Wednesday, March 23, 2011

Der Spiegel: 'Gadhafi Is Facing a Coalition of the Unwilling'

NATO is split over whether it should take over command of the coalition military operation against Libyan dictator Moammar Gadhafi. German commentators warn that the alliance could be playing into the despot's hands with its dithering.

he coalition military operation against Moammar Gadhafi has made good progress toward its goals of destroying the Libyan dictator's air defenses and establishing a no-fly zone over the country. But that, it seems, was the easy part. Far more difficult are the questions of who should now lead the mission and what the operation's ultimate objectives should be.

The US government, wary of getting stuck in another war in a Muslim country, would like to hand control of the mission over to NATO, but the alliance is divided. At a meeting on Monday, NATO ambassadors failed to agree on whether the alliance should take control of the mission. NATO involvement would require approval by all 28 members.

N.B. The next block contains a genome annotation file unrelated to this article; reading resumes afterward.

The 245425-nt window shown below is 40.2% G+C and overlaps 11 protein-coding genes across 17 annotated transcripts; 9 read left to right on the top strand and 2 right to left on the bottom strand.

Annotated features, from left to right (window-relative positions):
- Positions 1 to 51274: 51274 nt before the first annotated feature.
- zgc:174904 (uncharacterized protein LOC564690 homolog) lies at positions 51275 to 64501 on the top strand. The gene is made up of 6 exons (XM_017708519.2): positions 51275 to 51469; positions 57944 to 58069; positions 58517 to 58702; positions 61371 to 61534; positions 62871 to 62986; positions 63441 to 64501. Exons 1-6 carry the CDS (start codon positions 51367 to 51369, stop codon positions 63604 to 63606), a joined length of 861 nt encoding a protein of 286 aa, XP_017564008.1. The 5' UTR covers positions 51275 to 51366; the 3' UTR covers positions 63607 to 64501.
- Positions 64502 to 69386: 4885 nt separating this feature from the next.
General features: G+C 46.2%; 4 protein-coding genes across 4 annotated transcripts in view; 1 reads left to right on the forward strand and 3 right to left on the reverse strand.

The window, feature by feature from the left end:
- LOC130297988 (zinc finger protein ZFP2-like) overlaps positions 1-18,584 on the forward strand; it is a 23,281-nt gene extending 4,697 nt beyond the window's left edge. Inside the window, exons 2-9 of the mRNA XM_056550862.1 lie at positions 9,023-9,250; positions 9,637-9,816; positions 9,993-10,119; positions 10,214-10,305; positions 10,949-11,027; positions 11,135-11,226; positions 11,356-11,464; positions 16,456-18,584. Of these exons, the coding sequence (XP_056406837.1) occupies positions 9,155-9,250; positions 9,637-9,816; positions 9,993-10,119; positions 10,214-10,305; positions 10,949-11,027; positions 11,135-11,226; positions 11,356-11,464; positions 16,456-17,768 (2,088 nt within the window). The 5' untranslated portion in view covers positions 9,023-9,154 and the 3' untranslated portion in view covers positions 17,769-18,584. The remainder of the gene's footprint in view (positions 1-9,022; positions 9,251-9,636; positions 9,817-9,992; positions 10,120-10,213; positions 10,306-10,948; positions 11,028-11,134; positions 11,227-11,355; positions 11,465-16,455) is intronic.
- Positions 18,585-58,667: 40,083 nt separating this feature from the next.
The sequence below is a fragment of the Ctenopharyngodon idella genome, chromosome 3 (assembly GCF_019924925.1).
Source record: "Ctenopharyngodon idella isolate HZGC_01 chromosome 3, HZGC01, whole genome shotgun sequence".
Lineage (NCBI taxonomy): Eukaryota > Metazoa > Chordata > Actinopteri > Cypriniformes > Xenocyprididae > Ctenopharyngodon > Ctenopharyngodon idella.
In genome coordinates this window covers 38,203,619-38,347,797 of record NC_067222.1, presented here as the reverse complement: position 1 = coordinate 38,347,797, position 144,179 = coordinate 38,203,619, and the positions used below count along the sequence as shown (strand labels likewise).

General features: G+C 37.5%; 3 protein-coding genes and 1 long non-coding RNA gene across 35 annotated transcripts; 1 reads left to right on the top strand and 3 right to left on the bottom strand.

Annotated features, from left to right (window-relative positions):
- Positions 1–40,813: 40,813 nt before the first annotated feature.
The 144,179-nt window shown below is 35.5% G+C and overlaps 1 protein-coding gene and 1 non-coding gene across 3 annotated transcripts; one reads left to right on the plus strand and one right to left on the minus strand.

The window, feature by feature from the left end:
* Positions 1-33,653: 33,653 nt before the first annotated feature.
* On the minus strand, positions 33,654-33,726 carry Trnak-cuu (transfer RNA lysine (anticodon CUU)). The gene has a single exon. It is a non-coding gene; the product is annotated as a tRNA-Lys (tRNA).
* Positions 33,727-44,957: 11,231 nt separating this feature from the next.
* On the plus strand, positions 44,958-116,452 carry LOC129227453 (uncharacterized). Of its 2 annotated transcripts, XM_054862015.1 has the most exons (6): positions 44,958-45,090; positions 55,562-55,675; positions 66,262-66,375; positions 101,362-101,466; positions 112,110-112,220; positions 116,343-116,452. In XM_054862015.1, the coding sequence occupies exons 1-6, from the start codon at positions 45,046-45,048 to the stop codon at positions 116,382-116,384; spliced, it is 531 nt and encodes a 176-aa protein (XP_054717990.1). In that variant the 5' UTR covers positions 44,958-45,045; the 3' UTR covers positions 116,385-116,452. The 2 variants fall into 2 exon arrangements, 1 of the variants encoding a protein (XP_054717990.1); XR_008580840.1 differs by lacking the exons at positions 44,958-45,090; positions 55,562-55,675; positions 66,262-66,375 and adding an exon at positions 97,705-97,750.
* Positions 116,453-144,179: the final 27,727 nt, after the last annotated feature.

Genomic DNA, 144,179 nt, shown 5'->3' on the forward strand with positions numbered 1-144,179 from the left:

France has opposed handing control to NATO because of Arab skepticism about the alliance, which is perceived as being dominated by the US. Paris would prefer the current coalition of France, Britain and the US to keep political control of the mission, with operational support from NATO, according to sources quoted by Reuters. Turkey, an alliance member which sees itself as a bridge to the Muslim world, is opposing NATO control of the operation. On Tuesday, Prime Minister Recep Tayyip Erdogan said that the United Nations should be in charge of an entirely humanitarian operation in Libya.

Britain and Italy want the alliance to be in charge of the operation, however. Rome has threatened to restrict access to its air bases, which are crucial to the mission, if NATO does not take over control. US Defense Secretary Robert Gates has suggested that Britain or France could also take control of the mission, but some NATO officials doubt if either country could handle the operation by itself, according to Reuters. (read more)